Assessment of Antioxidant and Antimicrobial Properties of Lignin from Corn Stover Residue Pretreated with Low-Moisture Anhydrous Ammonia and Enzymatic Hydrolysis Process
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Lignin accounts for 15–35% of dry biomass materials. Therefore, developing value-added co-products from lignin residues is increasingly important to improve the economic viability of biofuel production from biomass resources. The main objective of this work was to study the lignin extracts from corn stover residue obtained from a new and improved process for bioethanol production. Extraction conditions that favored high lignin yield were optimized, and antioxidant and antimicrobial activities of the resulting lignin were investigated. Potential estrogenic toxicity of lignin extracts was also evaluated. The corn stover was pretreated by low-moisture anhydrous ammonia (LMAA) and then subjected to enzymatic hydrolysis using cellulase and hemicellulase. The residues were then added with sodium hydroxide and extracted for different temperatures and times for enhancing lignin yield and the bioactivities. The optimal extraction conditions using 4% (w/v) sodium hydroxide were determined to be 50 °C, 120 min, and 1:8 (w:v), the ratio between corn stover solids and extracting liquid. Under the optimal condition, 33.92 g of lignin yield per 100 g of corn stover residue was obtained. Furthermore, the extracts produced using these conditions showed the highest antioxidant activity by the hydrophilic oxygen radical absorbance capacity (ORAC) assay. The extracts also displayed significant antimicrobial activities against Listeria innocua. Minimal estrogenic impacts were observed for all lignin extracts when tested using the MCF-7 cell proliferation assay. Thus, the lignin extracts could be used for antioxidant and antimicrobial applications, and improve the value of the co-products from the biomass-based biorefinery.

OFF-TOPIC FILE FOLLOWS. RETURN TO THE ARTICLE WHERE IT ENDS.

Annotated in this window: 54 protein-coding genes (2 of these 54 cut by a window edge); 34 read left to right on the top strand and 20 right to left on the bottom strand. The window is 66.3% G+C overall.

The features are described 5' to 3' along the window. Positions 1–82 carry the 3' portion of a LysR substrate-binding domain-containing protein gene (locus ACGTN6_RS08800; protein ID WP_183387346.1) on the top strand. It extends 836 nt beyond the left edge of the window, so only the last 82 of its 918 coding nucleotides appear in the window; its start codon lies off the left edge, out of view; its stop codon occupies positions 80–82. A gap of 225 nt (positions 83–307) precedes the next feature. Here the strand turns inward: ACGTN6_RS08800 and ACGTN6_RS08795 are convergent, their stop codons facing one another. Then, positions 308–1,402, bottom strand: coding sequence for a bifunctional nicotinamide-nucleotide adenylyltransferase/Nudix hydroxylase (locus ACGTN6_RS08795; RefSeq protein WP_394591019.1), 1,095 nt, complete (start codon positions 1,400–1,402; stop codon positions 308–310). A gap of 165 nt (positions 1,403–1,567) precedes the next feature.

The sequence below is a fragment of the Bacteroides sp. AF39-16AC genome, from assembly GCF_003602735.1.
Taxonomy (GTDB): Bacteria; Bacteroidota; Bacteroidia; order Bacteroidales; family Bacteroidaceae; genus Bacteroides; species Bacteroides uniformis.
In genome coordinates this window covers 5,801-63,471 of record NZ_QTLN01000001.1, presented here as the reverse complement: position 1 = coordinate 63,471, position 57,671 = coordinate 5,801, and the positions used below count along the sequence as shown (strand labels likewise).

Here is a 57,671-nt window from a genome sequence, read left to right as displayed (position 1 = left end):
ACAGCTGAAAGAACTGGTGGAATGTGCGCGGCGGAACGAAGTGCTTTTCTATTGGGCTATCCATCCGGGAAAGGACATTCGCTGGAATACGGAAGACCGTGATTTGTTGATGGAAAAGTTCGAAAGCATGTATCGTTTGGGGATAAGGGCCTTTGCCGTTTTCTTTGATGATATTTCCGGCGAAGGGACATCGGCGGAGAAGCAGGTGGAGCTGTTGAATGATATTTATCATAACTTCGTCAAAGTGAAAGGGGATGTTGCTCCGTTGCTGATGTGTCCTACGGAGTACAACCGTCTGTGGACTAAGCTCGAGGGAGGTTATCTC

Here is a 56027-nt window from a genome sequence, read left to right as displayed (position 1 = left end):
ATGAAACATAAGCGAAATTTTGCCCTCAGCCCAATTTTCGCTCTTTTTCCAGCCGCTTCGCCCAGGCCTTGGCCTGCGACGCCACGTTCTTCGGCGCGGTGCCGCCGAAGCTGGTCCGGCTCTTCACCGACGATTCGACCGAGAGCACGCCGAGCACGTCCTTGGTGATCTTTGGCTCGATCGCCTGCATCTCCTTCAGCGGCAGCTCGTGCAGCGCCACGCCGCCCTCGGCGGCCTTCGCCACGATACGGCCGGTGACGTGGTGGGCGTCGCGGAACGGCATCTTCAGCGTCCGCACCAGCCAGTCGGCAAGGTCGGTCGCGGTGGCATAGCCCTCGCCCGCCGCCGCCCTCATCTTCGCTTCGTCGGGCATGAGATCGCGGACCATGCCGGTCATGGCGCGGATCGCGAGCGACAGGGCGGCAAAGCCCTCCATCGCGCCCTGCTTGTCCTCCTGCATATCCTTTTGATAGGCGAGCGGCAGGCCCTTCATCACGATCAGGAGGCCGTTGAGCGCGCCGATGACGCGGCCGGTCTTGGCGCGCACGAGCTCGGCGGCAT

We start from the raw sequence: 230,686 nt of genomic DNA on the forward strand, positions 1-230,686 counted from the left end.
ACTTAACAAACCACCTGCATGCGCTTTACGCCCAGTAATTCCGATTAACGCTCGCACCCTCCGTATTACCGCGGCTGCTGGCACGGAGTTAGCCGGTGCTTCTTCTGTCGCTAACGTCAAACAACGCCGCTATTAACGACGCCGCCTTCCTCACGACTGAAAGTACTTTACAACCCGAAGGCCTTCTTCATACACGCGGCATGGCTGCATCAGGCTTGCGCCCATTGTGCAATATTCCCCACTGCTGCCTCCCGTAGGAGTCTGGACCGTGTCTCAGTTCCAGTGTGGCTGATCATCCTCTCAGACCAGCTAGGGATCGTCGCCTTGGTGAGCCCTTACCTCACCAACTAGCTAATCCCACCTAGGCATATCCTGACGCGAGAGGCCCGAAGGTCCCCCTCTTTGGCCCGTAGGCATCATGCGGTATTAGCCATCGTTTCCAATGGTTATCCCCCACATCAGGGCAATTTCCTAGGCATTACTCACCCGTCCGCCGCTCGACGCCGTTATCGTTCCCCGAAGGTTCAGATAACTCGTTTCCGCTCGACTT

KeywordsCorn stover Low-moisture anhydrous ammonia Lignin extracts Antioxidant activity Antimicrobial activity Estrogenic effects
The authors wish to thank Anita Parameswaran, Gerard E. Senske, Kimberly J. Sokorai, and Edward D. Wickham for their excellent technical assistance. This work was supported by the Northeast Sun Grant (Award No. 71012-10248) and partially by the National Science Foundation (Award No. 1506623). This project is part of the cooperative research and development agreement between University of Delaware and USDA-Agricultural Research Service (Agreement # 58-3K95-5-1719-M).
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